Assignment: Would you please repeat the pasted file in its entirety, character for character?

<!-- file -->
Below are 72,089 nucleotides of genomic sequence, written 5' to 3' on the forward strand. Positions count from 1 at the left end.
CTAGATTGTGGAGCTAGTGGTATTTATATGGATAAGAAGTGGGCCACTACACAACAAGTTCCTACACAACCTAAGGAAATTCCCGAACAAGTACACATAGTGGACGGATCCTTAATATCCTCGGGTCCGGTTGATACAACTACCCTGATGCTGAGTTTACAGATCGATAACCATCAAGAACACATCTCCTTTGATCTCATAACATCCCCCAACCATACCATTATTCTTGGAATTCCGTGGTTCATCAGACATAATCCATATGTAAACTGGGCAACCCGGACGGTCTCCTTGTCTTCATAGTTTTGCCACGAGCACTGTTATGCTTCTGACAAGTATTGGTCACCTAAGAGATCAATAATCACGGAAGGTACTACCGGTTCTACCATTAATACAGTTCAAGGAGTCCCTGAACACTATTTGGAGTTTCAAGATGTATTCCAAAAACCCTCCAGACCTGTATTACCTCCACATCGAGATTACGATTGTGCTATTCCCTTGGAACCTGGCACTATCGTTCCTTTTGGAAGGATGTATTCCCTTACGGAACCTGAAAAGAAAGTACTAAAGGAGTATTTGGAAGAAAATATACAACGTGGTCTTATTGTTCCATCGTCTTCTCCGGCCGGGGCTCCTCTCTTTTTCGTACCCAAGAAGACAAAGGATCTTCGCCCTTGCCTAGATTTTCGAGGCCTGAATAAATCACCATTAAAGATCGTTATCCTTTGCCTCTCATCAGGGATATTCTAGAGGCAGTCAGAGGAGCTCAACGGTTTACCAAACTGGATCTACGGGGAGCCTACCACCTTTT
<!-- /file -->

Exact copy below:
Below are 72,089 nucleotides of genomic sequence, written 5' to 3' on the forward strand. Positions count from 1 at the left end.
CTAGATTGTGGAGCTAGTGGTATTTATATGGATAAGAAGTGGGCCACTACACAACAAGTTCCTACACAACCTAAGGAAATTCCCGAACAAGTACACATAGTGGACGGATCCTTAATATCCTCGGGTCCGGTTGATACAACTACCCTGATGCTGAGTTTACAGATCGATAACCATCAAGAACACATCTCCTTTGATCTCATAACATCCCCCAACCATACCATTATTCTTGGAATTCCGTGGTTCATCAGACATAATCCATATGTAAACTGGGCAACCCGGACGGTCTCCTTGTCTTCATAGTTTTGCCACGAGCACTGTTATGCTTCTGACAAGTATTGGTCACCTAAGAGATCAATAATCACGGAAGGTACTACCGGTTCTACCATTAATACAGTTCAAGGAGTCCCTGAACACTATTTGGAGTTTCAAGATGTATTCCAAAAACCCTCCAGACCTGTATTACCTCCACATCGAGATTACGATTGTGCTATTCCCTTGGAACCTGGCACTATCGTTCCTTTTGGAAGGATGTATTCCCTTACGGAACCTGAAAAGAAAGTACTAAAGGAGTATTTGGAAGAAAATATACAACGTGGTCTTATTGTTCCATCGTCTTCTCCGGCCGGGGCTCCTCTCTTTTTCGTACCCAAGAAGACAAAGGATCTTCGCCCTTGCCTAGATTTTCGAGGCCTGAATAAATCACCATTAAAGATCGTTATCCTTTGCCTCTCATCAGGGATATTCTAGAGGCAGTCAGAGGAGCTCAACGGTTTACCAAACTGGATCTACGGGGAGCCTACCACCTTTT